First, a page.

Muni’s R-Howard 80 Years On
Eighty years ago on September 7, 1941, the San Francisco Municipal Railway launched its first all-electric bus route, the R Howard. Today the route no longer survives in its original form but the legacy of the R lives on in our electric trolley bus fleet and bus routes that serve the same area.
Two Muni buses lay over at the “Bridge Terminal” at Beale and Howard Streets in this November 1941 photograph. At left is the 4 Embarcadero, which ran along the waterfront and the recently established R Howard trolley bus at right.
The R traces its lineage back to the 35 Howard streetcar line, operated by the Market Street Railway Company. This line ran from the Ferry Building to 24th and Rhode Island Streets on Howard and South Van Ness. In 1939, when the company’s agreement to run the 35 expired, the city decided to establish the R Howard in its place. Electric trolley buses were chosen for the new service for their low cost of operation and to test the viability of these uncommon vehicles.
While the privately-operated 33 Ashbury/18th was the very first trolley bus route in the city, the launch of Muni’s R line marked the beginning of a new era for electric buses in San Francisco. Just a few years after starting the R, Muni decided to build on its positive experience with the route by converting many streetcar lines to trolley bus operation. Electric trolley buses were a natural choice for San Francisco because they could handle the hills without problems and utilize (with modification) the existing overhead electrical system that powered the streetcars they replaced. Add to that a lower cost of operation and these buses became the highest earning mode in the Muni system during the early 1950s.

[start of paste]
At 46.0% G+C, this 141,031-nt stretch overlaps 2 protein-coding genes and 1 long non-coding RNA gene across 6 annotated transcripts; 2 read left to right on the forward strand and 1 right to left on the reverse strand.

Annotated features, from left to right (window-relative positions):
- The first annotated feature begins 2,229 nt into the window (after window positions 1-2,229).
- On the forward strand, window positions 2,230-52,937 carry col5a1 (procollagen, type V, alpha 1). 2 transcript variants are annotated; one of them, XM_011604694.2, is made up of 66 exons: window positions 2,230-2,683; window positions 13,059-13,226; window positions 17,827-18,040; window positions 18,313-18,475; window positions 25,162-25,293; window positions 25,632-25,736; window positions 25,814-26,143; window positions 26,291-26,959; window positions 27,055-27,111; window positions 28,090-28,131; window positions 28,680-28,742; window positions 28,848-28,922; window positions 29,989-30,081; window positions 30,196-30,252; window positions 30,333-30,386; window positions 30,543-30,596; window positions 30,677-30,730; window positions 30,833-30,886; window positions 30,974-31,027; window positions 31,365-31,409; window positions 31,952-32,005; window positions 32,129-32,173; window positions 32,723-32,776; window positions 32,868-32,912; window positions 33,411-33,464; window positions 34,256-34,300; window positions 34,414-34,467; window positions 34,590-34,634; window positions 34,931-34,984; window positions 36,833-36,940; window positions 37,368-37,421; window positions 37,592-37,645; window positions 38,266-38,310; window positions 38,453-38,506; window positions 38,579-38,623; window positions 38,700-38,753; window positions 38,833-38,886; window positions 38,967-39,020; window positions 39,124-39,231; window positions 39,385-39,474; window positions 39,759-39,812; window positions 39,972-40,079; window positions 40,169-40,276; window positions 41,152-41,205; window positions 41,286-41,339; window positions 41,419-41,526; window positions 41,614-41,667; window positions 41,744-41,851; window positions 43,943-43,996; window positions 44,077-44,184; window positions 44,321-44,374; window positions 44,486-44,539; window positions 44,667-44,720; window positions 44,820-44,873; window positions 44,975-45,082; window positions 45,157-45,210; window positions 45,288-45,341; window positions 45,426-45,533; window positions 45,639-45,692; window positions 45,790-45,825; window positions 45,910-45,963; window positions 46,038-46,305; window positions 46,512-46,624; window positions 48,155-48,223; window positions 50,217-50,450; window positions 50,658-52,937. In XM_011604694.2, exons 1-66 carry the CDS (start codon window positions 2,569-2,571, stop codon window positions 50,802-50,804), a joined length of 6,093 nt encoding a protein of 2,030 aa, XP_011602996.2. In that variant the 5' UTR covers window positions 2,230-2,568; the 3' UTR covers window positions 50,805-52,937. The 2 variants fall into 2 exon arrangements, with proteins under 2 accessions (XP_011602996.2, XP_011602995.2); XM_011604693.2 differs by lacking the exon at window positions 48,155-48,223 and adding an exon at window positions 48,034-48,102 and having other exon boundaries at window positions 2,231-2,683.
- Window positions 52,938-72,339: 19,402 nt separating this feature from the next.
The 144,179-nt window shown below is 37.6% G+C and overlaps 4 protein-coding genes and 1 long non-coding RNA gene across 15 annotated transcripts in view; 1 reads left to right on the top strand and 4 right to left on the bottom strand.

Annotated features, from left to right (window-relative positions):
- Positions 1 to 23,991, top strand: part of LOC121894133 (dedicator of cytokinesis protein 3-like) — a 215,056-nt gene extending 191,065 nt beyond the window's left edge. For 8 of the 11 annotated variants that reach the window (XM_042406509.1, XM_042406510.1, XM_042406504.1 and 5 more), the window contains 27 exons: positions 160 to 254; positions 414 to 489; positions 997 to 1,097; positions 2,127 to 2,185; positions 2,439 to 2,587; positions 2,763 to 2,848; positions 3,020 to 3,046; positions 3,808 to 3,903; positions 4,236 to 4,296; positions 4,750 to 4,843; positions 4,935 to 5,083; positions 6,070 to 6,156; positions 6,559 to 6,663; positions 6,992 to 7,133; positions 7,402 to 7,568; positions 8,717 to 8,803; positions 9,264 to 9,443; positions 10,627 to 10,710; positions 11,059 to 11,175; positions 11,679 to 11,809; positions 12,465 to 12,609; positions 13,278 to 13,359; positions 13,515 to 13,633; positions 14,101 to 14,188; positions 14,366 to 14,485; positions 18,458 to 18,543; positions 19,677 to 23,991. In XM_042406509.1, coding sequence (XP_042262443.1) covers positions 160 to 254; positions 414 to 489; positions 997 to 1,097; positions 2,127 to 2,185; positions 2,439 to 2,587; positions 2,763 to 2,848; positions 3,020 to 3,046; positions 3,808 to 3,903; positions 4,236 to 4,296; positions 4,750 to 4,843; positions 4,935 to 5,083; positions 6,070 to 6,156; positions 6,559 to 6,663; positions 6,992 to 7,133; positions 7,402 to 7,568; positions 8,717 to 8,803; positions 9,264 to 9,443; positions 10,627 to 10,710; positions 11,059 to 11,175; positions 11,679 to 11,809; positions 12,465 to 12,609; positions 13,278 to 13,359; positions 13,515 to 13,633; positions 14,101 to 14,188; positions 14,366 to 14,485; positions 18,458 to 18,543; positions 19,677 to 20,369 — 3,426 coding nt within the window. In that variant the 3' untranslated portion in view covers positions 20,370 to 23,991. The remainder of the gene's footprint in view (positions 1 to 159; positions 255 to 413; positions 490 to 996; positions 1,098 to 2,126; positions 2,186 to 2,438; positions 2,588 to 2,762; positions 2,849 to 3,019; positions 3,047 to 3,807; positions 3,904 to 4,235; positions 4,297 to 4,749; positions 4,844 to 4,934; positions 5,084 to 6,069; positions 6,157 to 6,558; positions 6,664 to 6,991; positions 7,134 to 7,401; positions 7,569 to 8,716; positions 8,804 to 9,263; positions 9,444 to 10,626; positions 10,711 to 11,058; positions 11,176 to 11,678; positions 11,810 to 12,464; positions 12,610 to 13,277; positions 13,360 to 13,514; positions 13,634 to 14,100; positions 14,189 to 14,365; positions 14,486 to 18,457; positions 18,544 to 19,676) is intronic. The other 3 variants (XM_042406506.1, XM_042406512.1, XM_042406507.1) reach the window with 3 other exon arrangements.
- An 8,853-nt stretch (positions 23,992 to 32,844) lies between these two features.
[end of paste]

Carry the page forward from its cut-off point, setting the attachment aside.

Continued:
In this 1913 photo, streetcars await passengers at the terminal of the Howard Street Line just south of the Ferry Building.
In 1947, the R was combined with the E Union streetcar line to form the 41 Union-Howard route. Connecting the Presidio to the Mission via Russian Hill and Downtown, the 41 covered nearly 7 miles one-way. Over 20 years later in 1970, the route was modified again when Howard Street was converted into a one-way street. The 41 was split in two with the portion north of Howard remaining the 41 and the southern portion becoming the 12.
The 41 Union-Howard climbs Russian Hill heading for its terminal in the Mission in this 1948 photo taken on Union Street.
Today, the legacy of the R continues in the 12 Folsom-Pacific, which serves the original area of the R Howard, and in the numerous trolley buses that tirelessly climb hill after hill.